Winter, 2021. I was on a Zoom call with my husband’s sister. She and her husband live in another country two time zones away, share life in a communal family household, and were then working from home. Not surprising that we rarely connect; my husband and I jumped at Nancy’s invitation to meet them for a happy-hour visit. After catching up on their merry-go-round of life, Nancy shifted the conversation to her urgency to connect on this winter day.
“I need something to plan and look forward to!”
Oh I could relate. Even during the best of life circumstances, without something exciting coming up the future looks dismal.
Nancy, dedicated in maintaining her health and fitness, was feeling ready to push her hiking passion forward a notch by adding overnight camping. I had enthused often about my love for such adventures and encouraged her, “let’s do it together. Maybe other women could join us!”.
The likelihood of reaching this goal this year with so many shifting variables was a wildly hopeful shot in the dark. But with a “why not?!!” Nancy and I jumped in. We’d dream up a plan to carry as far as possible.
Who else would we ask? Top of my list was my daughter Renee, an experienced thru hiker who showed me through the planning and possibilities of multiple day hiking. Her response was a quick yes. Yay!! Nancy checked with her sisters about joining us, being clear on details for this kind of hike: no electricity or running water; reasonable physical challenges and rewarding views; backpack priorities were sleeping bag, rain gear, minimal clothing, basic nourishing food. Weighing in on practicalities like travel, work, home responsibilities – and motivation – Nancy’s sister Ruth was a ready YES. We were a family foursome.
Where would we go? Renee is familiar with the hut and hike system where she lives in Quebec; research for Parc National du Mont-Mégantic landed us a hike-in home base cabin with four bunks, a nearby outhouse and cut wood for an outdoor fire pit and indoor stove. Perfect.
When was a big question narrowed down by work, university classes starting in September and previously-scheduled vacations. Using a blurry crystal ball we predicted forthcoming travel openings and aimed for September: this was no small detail – Nancy was flying from Minnesota, USA; Ruth from British Columbia; and me from Nova Scotia. We spun the wheel and set our hiking dates for September 10-13; committed with high hopes, a prayer, and a non-refundable cabin reservation.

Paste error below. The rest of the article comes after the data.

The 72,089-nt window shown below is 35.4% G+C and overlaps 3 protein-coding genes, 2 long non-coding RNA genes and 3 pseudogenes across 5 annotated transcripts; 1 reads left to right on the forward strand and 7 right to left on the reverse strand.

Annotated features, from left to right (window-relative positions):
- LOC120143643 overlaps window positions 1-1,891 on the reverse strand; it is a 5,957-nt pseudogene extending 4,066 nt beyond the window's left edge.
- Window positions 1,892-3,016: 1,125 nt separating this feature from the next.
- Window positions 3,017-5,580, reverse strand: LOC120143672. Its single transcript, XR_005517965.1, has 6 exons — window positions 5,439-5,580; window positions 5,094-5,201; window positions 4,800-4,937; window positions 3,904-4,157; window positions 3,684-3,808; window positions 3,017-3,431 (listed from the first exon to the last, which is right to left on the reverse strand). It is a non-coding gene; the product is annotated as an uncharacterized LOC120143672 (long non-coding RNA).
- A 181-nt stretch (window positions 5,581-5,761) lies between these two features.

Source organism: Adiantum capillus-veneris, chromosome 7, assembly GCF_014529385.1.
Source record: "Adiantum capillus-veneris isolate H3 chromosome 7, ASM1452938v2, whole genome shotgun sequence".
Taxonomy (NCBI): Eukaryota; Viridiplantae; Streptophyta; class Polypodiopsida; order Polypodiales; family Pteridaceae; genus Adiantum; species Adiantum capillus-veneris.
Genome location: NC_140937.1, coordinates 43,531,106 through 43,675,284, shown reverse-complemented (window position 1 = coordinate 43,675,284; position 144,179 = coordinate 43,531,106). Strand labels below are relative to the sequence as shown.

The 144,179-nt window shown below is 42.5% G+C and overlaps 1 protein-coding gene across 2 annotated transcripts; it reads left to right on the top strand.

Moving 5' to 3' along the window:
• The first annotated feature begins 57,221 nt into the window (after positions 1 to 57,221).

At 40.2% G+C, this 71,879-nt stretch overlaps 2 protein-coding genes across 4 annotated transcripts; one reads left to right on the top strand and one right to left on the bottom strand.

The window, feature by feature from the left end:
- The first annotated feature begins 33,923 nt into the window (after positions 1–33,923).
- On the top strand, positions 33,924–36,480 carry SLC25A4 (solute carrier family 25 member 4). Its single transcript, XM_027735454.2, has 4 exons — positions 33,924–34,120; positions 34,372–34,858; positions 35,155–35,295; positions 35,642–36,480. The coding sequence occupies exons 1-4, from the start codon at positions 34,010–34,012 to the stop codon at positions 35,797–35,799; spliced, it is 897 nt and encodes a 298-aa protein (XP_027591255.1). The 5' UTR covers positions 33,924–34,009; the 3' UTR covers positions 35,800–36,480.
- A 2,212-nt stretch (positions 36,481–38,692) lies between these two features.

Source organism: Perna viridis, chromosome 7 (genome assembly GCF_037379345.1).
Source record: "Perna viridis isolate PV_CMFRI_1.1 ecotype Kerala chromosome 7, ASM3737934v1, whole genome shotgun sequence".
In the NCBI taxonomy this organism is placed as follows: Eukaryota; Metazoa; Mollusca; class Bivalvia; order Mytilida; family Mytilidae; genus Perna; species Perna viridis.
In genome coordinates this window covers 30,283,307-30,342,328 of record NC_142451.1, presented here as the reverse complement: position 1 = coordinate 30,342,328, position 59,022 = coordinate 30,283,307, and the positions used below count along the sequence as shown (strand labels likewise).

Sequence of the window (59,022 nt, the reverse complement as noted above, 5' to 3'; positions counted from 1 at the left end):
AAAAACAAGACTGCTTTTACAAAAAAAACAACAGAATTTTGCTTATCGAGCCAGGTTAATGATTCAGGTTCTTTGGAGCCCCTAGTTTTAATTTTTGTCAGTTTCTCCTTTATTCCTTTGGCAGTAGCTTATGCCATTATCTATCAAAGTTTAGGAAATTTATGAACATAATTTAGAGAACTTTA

We watched and waited hopefully throughout the weeks of summer, planning “as if” the hike was going to happen. Renee shared her master packing list: we collaborated on our gear needs; discussed food and water supplies; dehydrated meals; conditioned ourselves for endurance, i.e.hiking with a heavy bag of flour in our backpacks.
And what sometimes happens: three of us had physical mishaps that tried to mess with our mental endurance.
In July Nancy was buzzing around the house; snagged her right baby toe on the furniture. Crack. A nurse practitioner confirmed it was broken. Oh no!
“With several weeks to heal it just had to get better by September,” Nancy told us later.
She let it rest (a bit), protected it from getting jarred or stepped on, let it heal. Which it did.
Ruth was rear-ended in her vehicle three days before our scheduled hike. The driver at fault, a kinesiologist student, advised Ruth what signs to watch for the following day. Fortunately, she was fine.
Three weeks before the hike I was running up our open tread wooden staircase, and in a way too complicated for words, sprained my right ankle and scraped my shin.
I also said “this has to get better” but forgot the compression or icing routine until a week later when I finally went to ER for an expert’s opinion. After which, tight-fitting cycling sox and ice packs (along with a few more days treating it kindly), praying I could ‘let it go’, I was ready to hike the trails.
Interesting to me was that we hadn’t shared our mishaps with each other when they happened. I think it was a matter of not dwelling on something that can trigger fear to haunt our thoughts; don’t give it airtime to create worry for the others.
Thankfully all of us were able to board the flights we’d booked and once on the trail our mind, body and spirit worked in harmony. Sole Sister conversations on and off the trail were as refreshing and inspiring as the views that never ended.
Nancy’s desire was to do a multiple day hike. And Renee’s goal (a big thanks to her intuitive leadership) was to provide a challenge that would be a stretch, but offer the best possible experience that doesn’t push one over the edge.
Reaching those goals deserved a toast; an extra special treat we carefully accounted for in adding up the weight of our backpacks!
We – the Sole Sisters- dared to dream a scheme and were thrilled it happened. We hope to share a trail together another time, somewhere else. And I also hope this story inspires you to hold on and and nurture those sparks of desire to explore something you not only want to look forward to, but to accomplish.
I’d love to hear your dreams. Your stories. Dare to try, my friend.